To build a heel by hand and make it perfect with even horizontal layers, perfectly levelled sides, closely cut with a smooth neat edge towards the upper, and so on, is very difficult. Few in the world makes it better than Daniel Wegan of Catella Shoemaker, who’ve made the shoe above.
When you look at well-made bespoke shoes, there’s a few things that one can see are more difficult to really make super refined. Welt finishing is one, sole edge finishing another, and perfecting heels a third. I’ve been in workshops following these things being made numerous times at numerous makers, and to watch it be done really well is certainly something highly impressive. Hands, tools and material in full symbiosis.
See much more of these shoes in this article.
When I was speaking with Janne Melkersson we discussed the tapered heel, He mentioned it wasn’t really a thing with bespoke shoemaking in the 80’s, 90’s, and early 2000’s, it was all square. To be honest, I do prefer square ( if that’s the correct term), It’s interesting that the tapered heel trend has very much stuck, yes it’s to differentiate, I guess that why I’m, not a fan of the look, it’s like sending out cheesy signals that’s your suit jacket is bespoke. . I think this has all come about its a result of 20 years of inspiring shoemakers looking at online images of Spanishing looking heels made in Japan, lol. and now younger shoemaking think is a core of bespoke shoemaking and now It’s very much here to stay. Yes, it makes a fine shoe and slightly feminine, but I wish the square heel was loved and used more.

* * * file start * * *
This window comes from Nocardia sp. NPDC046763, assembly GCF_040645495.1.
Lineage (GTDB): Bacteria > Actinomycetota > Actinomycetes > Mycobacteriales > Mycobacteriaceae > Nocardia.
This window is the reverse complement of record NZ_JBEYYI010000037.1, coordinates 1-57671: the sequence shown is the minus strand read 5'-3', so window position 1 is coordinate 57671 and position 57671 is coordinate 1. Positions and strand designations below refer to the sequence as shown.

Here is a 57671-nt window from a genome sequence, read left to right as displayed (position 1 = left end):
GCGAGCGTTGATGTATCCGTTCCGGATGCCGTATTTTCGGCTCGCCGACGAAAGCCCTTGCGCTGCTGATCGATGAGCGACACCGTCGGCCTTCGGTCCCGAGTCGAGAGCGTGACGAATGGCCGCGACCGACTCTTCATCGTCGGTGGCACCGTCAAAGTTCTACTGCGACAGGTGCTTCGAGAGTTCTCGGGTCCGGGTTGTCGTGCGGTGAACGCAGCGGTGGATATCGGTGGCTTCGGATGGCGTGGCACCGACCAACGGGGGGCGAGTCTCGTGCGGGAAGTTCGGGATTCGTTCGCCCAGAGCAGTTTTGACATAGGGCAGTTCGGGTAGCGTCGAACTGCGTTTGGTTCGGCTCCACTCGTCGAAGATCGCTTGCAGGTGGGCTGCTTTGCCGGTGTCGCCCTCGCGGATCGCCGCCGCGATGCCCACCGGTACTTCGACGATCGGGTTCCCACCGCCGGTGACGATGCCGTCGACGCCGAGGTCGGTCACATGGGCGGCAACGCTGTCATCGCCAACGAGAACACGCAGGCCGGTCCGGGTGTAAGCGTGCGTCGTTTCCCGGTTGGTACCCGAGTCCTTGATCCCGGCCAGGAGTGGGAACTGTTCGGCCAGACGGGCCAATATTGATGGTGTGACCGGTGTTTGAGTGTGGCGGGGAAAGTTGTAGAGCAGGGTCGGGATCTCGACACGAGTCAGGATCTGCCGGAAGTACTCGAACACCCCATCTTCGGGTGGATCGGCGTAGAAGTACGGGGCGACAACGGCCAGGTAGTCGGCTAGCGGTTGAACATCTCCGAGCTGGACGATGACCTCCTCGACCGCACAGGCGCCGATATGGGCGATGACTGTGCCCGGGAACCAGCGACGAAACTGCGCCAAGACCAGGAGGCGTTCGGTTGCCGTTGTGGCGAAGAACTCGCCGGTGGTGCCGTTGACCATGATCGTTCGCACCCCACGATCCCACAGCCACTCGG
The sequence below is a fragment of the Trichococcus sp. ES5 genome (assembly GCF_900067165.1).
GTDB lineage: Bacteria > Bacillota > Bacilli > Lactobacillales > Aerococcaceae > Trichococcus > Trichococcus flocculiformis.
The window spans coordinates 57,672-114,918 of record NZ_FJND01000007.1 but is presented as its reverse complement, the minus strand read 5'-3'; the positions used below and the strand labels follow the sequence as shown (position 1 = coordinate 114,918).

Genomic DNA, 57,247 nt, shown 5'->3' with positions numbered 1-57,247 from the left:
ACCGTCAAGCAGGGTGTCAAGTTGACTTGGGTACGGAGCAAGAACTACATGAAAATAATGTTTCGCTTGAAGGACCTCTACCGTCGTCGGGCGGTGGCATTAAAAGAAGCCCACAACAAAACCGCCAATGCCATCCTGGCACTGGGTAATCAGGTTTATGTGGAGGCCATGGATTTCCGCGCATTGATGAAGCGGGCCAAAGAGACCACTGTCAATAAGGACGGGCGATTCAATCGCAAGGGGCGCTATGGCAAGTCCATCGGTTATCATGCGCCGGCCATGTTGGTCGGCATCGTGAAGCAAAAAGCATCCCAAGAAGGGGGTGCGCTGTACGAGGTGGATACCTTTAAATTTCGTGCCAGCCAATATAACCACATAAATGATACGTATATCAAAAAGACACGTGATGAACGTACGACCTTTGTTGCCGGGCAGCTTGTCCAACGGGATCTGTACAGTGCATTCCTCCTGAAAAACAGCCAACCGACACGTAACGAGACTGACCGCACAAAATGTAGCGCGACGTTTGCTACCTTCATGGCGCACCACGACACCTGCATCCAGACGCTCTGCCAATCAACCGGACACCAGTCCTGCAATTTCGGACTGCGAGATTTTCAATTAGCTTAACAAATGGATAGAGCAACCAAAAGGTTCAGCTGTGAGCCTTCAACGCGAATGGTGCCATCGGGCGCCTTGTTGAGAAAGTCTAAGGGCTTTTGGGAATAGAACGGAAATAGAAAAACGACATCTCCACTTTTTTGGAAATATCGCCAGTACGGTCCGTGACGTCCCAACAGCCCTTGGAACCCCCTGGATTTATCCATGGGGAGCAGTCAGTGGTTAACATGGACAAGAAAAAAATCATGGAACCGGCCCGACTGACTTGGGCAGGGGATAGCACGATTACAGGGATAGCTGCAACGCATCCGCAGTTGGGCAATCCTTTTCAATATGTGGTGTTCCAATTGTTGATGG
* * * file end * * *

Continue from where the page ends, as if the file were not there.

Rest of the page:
Don: Yeah, a few decades straight heels was more common on bespoke, but for 70+ decades before that tapered heels was more common (both have always existed, and types of both have varied in fashion). Personally I usually prefer the type of heel that these shoes above has, with slightly tapered back and straight sides, it’s one of the more common heel types among bespoke both today and looking back in the past. But it’s much down to type of shoe, for some I go straight heel edges, some fully tapered. But usually this combined type. I’m not a fan of the very tapered ones though, it looks to off on most shoes IMO.
Jesper, You have trumped me with a bigger overlook.
Allan Donnely: That’s what I’m here for 🙂